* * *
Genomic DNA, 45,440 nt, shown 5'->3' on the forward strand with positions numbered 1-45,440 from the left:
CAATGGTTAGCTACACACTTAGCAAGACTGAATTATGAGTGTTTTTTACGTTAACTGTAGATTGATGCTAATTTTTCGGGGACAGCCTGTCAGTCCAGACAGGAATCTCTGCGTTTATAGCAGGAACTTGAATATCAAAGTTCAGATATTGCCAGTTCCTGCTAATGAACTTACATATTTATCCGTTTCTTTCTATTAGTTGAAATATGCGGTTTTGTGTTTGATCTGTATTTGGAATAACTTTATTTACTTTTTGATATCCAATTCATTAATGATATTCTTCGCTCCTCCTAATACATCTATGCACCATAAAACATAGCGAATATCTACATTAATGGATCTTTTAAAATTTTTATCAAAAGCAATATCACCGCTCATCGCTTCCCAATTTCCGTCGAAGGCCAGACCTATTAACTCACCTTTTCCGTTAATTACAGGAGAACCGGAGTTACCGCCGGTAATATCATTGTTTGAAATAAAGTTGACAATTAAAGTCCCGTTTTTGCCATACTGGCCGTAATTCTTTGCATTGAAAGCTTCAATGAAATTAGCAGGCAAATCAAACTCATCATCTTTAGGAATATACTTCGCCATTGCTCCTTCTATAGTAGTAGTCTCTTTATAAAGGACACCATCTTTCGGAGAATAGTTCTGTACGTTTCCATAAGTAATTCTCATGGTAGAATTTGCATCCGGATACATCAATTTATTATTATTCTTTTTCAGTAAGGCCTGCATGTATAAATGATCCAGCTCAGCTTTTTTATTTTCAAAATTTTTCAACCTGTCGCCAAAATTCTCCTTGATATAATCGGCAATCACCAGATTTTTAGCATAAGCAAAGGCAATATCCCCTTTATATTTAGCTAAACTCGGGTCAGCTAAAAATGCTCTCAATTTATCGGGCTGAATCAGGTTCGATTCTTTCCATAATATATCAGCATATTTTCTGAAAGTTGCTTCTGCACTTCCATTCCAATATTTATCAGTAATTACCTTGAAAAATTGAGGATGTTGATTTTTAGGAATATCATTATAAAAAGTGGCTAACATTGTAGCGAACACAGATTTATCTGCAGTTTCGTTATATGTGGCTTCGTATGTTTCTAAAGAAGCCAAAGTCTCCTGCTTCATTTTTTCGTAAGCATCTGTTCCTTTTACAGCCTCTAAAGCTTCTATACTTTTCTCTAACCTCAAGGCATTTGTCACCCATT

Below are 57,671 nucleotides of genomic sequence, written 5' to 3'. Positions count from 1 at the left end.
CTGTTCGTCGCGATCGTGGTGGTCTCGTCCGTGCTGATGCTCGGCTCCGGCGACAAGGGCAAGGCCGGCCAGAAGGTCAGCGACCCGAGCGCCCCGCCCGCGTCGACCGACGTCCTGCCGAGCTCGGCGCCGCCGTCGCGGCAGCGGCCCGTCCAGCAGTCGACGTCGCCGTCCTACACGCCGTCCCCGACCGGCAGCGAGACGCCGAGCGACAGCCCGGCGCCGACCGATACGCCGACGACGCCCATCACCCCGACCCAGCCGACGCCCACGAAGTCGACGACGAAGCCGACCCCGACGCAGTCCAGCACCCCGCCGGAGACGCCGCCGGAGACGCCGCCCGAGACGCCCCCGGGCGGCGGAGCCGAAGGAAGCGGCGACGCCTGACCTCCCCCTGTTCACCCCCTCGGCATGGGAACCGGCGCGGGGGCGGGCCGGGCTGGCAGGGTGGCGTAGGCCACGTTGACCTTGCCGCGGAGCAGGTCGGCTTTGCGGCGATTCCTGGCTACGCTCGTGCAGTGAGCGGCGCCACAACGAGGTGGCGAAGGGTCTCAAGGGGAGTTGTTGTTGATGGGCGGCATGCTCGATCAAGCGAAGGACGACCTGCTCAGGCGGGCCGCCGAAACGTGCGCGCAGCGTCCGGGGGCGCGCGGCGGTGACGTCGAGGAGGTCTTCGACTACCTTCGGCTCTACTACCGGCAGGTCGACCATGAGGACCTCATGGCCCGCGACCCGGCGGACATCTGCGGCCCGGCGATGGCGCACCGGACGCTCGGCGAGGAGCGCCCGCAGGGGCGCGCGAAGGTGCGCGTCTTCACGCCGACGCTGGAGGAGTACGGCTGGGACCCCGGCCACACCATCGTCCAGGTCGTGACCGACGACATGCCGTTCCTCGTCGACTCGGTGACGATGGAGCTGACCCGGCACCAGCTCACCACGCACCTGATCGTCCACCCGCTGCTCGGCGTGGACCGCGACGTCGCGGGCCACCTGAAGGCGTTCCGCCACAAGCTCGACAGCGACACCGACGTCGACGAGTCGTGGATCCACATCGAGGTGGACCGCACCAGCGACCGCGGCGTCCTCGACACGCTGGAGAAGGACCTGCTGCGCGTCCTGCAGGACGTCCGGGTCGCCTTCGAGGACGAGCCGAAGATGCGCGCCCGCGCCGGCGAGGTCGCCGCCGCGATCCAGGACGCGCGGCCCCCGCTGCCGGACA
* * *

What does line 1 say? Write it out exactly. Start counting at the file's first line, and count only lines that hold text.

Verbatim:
Genomic DNA, 45,440 nt, shown 5'->3' on the forward strand with positions numbered 1-45,440 from the left: